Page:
Gasoline hikes following Harvey threats to the Gulf Coast

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Harvey drops some thunderstorms over Mexico’s Yucatan Peninsula and poses a high 90% possibility of taking the spot as a tropical storm again as it delves into the Bay of Campeche on Thursday. According to the National Hurricane Center in Miami, it formed in the past week east of Barbados prior to it tearing apart by wind shear.

The Gulf Coast which spreads from Corpus Christi, Texas, down to Lake Charles, Louisiana nests about 30 refineries, producing about 7 million barrels per day. It’s also a route of the heavy that is believed to kick off on Friday. Flooding increases the risk of operations, while torrential rains can make units to shut down, disrupting supplies.

According to Bob Henson, a meteorologist working with the Weather Underground in Boulder, Colorado, said a possible situation is that it will be a tropical storm, and needs to be observed.

Possible hike in Gasoline

Houston experienced an increase in the prices of wholesale gasoline on Tuesday, as suppliers hoarded with a view that refineries will have reduced output. The standard 87-octane gasoline went up o.8 percent to $1.5630 per gallon, while the premium price rose 1.8 percent to hit $1.6983.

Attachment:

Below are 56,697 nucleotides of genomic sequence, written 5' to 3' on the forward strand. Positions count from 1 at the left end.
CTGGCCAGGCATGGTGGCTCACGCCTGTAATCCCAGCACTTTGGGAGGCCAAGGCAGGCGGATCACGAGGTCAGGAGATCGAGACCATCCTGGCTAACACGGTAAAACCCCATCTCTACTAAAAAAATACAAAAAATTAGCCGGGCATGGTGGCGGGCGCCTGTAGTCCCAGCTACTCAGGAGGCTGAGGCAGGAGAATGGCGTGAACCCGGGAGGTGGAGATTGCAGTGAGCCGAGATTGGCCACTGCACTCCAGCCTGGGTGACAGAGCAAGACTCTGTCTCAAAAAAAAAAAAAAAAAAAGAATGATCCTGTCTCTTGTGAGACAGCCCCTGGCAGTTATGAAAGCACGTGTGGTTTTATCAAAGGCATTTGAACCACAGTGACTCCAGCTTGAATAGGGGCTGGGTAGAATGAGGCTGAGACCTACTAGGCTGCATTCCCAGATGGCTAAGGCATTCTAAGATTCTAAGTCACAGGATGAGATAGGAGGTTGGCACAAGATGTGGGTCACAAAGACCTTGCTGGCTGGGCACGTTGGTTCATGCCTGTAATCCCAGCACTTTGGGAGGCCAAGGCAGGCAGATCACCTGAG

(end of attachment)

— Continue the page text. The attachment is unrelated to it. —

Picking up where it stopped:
Mansfield Oil Co., a Gainesville, a fuel distributor based on Georgia-based fuel distributor hinted in an email alert that nonessential staff may be asked to leave and furl purchases increase, all depending on the storm severity.

Cotton growers may not escape it

Don Keeny, a meteorologist, said cotton farmers might be affected if it falls heavily on the plants when the bolls are beginning to open.

According to Henson, if Harvey gains back its strength, it will be in a place where conditions can stand storm development – in the Bay of Campeche. Petroleos Mexicanos hinted it has no plans to take away offshore oil and gas rigs platforms in the region but will keep monitoring the storm.

A reinforced Harvey could push into the coastline possibly from the northeast Mexico to the Southern Texas and send flood rains afar to the north and east such as Louisiana, particularly if the storm hits off the coast, Henson continued.

Forecasts have it that about 7.6 inches of rain are expected to fall in the coming days between Lake Charles and Corpus Christi. However, the storm is not organized, causing a hassle when attempted to have a computer version of the forecast. The outlook will be better somewhat by Wednesday when the storm must have returned from the ocean, stated Patrick Blood, a meteorologist in Dickinson, Texas.